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Thursday, July 27, 2017

Cultural Preaching July 26


Spiritual awakening, American culture, and balancing innovation and tradition.
Welcome to Cultural Preaching
July 26, 2017
Welcome to this week's edition of Cultural Preaching. I am honored to share this resource with you. Know that I am praying for all who receive this email with gratitude for your service and faith.
 
This week, the "Preaching" section includes a sermon on the spiritual awakening our nation needs so desperately. In "Pastoring," we look at American culture through the lens of God's Ten Commandments. In "Personal," we explore the balance between innovation and tradition.
 
In addition, I tweet on current news occasionally throughout the day. I invite you to follow me @JimDenison.

Preaching

My sermon for this Sunday focuses on 2 Chronicles 7 and God's call to spiritual awakening. I am convinced that our culture desperately needs a transforming moral and spiritual movement. This message is intended to call God's people to prayer and preparation for a mighty visitation from God's Spirit. I hope the message is helpful to you.

Pastoring

I have written a booklet which looks at American culture through the prism of the Ten Commandments. The pamphlet begins with covenants with God made by Americans across our history and moves to God's heart for our nation. Then we discuss our culture in light of each of the Commandments. To download the booklet, click here.

Personal

Innovative pastor Ralph Neighbour published a book years ago with the title, "The Seven Last Words of the Church." What are they? "We never tried it that way before."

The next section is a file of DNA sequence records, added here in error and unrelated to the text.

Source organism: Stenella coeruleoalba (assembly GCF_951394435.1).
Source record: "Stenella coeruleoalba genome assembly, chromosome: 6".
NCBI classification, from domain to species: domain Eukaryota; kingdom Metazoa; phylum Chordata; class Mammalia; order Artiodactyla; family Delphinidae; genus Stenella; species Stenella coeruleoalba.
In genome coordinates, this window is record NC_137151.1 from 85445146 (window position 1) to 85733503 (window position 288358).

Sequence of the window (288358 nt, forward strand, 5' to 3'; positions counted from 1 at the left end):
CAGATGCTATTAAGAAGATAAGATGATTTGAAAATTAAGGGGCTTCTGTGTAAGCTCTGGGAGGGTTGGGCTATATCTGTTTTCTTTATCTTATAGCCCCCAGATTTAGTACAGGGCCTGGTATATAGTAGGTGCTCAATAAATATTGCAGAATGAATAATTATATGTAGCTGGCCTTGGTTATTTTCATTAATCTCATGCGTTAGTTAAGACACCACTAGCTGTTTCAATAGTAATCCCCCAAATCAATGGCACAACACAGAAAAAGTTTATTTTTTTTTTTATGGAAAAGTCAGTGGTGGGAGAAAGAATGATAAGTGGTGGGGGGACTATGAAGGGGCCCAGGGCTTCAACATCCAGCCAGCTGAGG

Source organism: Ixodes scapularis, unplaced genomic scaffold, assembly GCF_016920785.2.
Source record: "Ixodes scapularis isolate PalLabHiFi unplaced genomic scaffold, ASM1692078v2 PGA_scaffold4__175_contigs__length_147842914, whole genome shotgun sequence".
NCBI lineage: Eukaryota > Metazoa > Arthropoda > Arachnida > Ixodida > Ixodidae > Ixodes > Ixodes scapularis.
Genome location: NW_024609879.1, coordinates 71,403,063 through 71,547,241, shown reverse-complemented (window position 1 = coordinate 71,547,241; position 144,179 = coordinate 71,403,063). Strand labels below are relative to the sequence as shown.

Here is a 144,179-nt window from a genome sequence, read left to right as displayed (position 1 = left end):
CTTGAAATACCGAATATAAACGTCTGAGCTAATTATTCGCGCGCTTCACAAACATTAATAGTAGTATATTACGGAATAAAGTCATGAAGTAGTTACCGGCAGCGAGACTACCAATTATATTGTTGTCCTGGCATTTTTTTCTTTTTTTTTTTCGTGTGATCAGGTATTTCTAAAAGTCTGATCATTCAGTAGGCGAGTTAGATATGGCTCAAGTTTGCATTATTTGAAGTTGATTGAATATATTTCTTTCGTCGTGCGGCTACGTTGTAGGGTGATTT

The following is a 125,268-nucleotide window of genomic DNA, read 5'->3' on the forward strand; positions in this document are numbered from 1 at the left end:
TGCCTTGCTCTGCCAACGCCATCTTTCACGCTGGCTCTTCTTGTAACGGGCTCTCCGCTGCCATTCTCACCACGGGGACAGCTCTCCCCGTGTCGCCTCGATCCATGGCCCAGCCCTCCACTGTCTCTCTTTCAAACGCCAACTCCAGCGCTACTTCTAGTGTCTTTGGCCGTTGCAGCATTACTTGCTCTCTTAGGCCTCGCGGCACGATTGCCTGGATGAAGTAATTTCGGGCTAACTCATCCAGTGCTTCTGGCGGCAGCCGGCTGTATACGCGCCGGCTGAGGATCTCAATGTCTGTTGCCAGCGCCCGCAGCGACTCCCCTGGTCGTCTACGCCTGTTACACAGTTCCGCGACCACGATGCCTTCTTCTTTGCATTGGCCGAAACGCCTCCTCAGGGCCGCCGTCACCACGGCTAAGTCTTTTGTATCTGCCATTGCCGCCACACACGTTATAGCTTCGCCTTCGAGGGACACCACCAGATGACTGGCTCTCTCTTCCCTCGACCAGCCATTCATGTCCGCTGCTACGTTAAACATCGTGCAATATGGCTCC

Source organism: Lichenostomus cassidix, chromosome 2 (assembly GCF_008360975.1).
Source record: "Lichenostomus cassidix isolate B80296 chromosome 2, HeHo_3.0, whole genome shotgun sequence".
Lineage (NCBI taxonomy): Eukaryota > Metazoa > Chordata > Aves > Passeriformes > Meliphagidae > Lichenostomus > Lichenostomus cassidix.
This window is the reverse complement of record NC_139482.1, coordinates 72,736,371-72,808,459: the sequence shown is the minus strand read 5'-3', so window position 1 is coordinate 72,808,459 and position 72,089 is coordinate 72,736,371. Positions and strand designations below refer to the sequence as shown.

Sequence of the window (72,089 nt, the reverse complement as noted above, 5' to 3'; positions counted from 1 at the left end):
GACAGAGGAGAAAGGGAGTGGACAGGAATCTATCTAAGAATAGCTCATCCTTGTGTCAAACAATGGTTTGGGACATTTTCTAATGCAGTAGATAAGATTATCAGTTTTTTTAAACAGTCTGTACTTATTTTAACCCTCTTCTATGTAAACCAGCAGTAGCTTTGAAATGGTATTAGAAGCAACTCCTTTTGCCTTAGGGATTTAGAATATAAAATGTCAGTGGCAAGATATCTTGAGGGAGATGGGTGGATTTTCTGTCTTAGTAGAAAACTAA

Over twenty-five years of pastoring, one of the constant challenges I faced was balancing innovation with tradition. When should we seek a new way to reach new people? When should we keep faith with the methods of ministry that brought us where we are? Some in our churches embrace change; others resist it. Pastors easily anger one to please the other.
 
Reading recently in Joshua 8, I was impressed by the Lord's strategic counsel in the battle of Ai. He instructed Joshua's men to "lay an ambush against the city, behind it" (v. 2). Then Joshua led a group to attack the city, then flee from it. When the warriors of Ai left the city to pursue the Israeli army, those laying in ambush were free to take the city. And so Ai fell to the Jews.
 
This strategy was completely different from God's direction in the battle of Jericho. As we noted in last week's Cultural Preaching, in Joshua 6 the people were told to camp in sight of this massive, fortified city, marching around its walls but not attacking its people. Then God caused the walls to collapse and the city to fall.
 
Which approach is better, the one employed with Jericho or the strategy used with Ai? The answer obviously depends on the circumstances. If Joshua had decided that the Jericho strategy was the only way to defeat the Canaanites, he would not have conquered Ai. Conversely, if he had not trusted God at Ai as he trusted him at Jericho, his army would have been defeated.
 
God has a word for each challenge as it comes. As a wise mentor once advised me, always stay faithful to the last word you heard from the Lord and open to the next. All of God there is, is in this moment.

It is a great honor to share this ministry with you. May the Lord empower and encourage you as you serve him today.
 
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Rev. Darian L. Hybl

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